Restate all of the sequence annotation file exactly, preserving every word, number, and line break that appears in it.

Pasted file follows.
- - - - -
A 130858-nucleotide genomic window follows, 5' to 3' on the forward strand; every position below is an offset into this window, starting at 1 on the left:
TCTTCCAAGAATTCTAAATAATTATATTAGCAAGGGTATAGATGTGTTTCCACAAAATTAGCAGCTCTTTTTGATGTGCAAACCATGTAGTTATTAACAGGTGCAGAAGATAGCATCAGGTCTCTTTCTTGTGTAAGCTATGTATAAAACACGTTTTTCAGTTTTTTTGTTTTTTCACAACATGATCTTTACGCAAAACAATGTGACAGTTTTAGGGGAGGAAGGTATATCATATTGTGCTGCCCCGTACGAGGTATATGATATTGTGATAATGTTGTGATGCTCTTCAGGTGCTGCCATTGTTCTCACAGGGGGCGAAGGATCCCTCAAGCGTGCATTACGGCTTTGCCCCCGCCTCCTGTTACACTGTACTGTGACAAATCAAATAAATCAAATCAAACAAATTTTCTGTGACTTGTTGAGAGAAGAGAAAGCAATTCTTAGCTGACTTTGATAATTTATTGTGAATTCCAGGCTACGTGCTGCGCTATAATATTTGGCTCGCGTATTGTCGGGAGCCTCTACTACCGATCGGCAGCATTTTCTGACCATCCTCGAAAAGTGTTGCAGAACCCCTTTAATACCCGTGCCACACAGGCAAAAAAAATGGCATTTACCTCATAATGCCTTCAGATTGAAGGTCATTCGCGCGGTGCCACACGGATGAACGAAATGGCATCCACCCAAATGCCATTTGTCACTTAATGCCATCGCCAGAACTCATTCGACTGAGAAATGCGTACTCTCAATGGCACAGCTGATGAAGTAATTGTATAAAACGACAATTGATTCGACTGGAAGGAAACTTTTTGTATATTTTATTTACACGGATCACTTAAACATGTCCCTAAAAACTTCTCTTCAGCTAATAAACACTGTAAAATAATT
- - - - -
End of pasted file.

A 130858-nucleotide genomic window follows, 5' to 3' on the forward strand; every position below is an offset into this window, starting at 1 on the left:
TCTTCCAAGAATTCTAAATAATTATATTAGCAAGGGTATAGATGTGTTTCCACAAAATTAGCAGCTCTTTTTGATGTGCAAACCATGTAGTTATTAACAGGTGCAGAAGATAGCATCAGGTCTCTTTCTTGTGTAAGCTATGTATAAAACACGTTTTTCAGTTTTTTTGTTTTTTCACAACATGATCTTTACGCAAAACAATGTGACAGTTTTAGGGGAGGAAGGTATATCATATTGTGCTGCCCCGTACGAGGTATATGATATTGTGATAATGTTGTGATGCTCTTCAGGTGCTGCCATTGTTCTCACAGGGGGCGAAGGATCCCTCAAGCGTGCATTACGGCTTTGCCCCCGCCTCCTGTTACACTGTACTGTGACAAATCAAATAAATCAAATCAAACAAATTTTCTGTGACTTGTTGAGAGAAGAGAAAGCAATTCTTAGCTGACTTTGATAATTTATTGTGAATTCCAGGCTACGTGCTGCGCTATAATATTTGGCTCGCGTATTGTCGGGAGCCTCTACTACCGATCGGCAGCATTTTCTGACCATCCTCGAAAAGTGTTGCAGAACCCCTTTAATACCCGTGCCACACAGGCAAAAAAAATGGCATTTACCTCATAATGCCTTCAGATTGAAGGTCATTCGCGCGGTGCCACACGGATGAACGAAATGGCATCCACCCAAATGCCATTTGTCACTTAATGCCATCGCCAGAACTCATTCGACTGAGAAATGCGTACTCTCAATGGCACAGCTGATGAAGTAATTGTATAAAACGACAATTGATTCGACTGGAAGGAAACTTTTTGTATATTTTATTTACACGGATCACTTAAACATGTCCCTAAAAACTTCTCTTCAGCTAATAAACACTGTAAAATAATT